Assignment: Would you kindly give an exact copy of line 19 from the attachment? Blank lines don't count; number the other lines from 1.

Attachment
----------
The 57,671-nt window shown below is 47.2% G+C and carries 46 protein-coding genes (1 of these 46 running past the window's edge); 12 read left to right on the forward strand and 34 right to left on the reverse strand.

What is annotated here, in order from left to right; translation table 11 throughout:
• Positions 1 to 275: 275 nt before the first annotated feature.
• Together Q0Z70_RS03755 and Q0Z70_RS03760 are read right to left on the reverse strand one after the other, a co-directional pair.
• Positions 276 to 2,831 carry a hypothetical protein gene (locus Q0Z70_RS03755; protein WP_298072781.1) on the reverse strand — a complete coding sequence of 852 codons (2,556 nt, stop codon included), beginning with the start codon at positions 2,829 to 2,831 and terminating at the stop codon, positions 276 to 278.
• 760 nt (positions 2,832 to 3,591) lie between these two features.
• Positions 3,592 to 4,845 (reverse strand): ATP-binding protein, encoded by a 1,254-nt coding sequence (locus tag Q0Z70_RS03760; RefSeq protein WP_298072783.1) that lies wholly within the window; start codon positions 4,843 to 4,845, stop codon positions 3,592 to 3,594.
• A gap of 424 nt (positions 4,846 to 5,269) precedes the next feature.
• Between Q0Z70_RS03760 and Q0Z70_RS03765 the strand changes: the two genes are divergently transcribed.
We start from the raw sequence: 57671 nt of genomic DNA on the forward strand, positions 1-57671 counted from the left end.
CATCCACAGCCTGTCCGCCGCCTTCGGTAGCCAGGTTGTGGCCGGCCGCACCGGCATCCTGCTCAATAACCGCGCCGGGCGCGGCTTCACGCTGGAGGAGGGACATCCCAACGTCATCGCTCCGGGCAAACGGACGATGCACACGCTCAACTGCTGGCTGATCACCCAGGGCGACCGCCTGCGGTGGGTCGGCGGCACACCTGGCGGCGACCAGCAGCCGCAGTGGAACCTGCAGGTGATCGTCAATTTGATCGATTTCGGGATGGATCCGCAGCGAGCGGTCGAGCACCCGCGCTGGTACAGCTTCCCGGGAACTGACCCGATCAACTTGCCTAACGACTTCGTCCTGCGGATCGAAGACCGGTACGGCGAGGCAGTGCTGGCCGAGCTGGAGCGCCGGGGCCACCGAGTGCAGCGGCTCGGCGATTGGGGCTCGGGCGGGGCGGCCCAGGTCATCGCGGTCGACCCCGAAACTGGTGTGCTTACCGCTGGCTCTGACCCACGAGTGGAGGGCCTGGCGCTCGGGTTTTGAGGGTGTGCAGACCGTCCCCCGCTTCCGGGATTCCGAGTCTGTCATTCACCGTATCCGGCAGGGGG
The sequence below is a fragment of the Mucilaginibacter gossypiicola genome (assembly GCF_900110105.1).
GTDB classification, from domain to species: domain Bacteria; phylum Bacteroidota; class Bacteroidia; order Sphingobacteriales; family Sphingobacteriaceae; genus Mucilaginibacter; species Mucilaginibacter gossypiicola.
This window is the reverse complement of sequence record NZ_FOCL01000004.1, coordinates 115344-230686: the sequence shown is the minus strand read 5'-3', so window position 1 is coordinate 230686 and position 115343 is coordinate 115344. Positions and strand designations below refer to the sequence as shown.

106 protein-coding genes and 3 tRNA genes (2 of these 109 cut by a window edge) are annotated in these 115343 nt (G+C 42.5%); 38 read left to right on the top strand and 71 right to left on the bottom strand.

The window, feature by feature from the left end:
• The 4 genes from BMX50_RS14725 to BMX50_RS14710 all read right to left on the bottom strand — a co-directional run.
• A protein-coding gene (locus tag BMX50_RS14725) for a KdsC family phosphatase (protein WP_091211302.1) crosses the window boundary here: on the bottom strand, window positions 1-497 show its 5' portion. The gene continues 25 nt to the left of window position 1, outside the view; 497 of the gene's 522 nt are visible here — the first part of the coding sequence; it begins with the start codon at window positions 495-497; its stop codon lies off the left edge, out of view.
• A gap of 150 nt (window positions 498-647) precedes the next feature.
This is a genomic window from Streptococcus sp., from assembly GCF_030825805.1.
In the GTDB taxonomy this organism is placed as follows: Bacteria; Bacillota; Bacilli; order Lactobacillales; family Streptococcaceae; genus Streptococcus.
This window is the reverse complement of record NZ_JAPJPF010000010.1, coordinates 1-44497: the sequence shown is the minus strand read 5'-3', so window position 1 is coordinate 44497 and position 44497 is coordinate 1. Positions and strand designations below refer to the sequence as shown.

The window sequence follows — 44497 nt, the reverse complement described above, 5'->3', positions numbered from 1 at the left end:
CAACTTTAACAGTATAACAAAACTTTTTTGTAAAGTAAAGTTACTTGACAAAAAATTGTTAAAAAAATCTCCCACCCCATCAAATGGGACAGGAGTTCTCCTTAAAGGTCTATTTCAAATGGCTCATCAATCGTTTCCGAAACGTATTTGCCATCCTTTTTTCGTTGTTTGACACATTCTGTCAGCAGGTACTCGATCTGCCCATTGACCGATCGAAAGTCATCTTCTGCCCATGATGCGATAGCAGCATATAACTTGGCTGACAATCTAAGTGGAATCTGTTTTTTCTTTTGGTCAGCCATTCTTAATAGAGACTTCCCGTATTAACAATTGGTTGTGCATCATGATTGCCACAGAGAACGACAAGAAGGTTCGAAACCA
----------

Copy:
• A gap of 150 nt (window positions 498-647) precedes the next feature.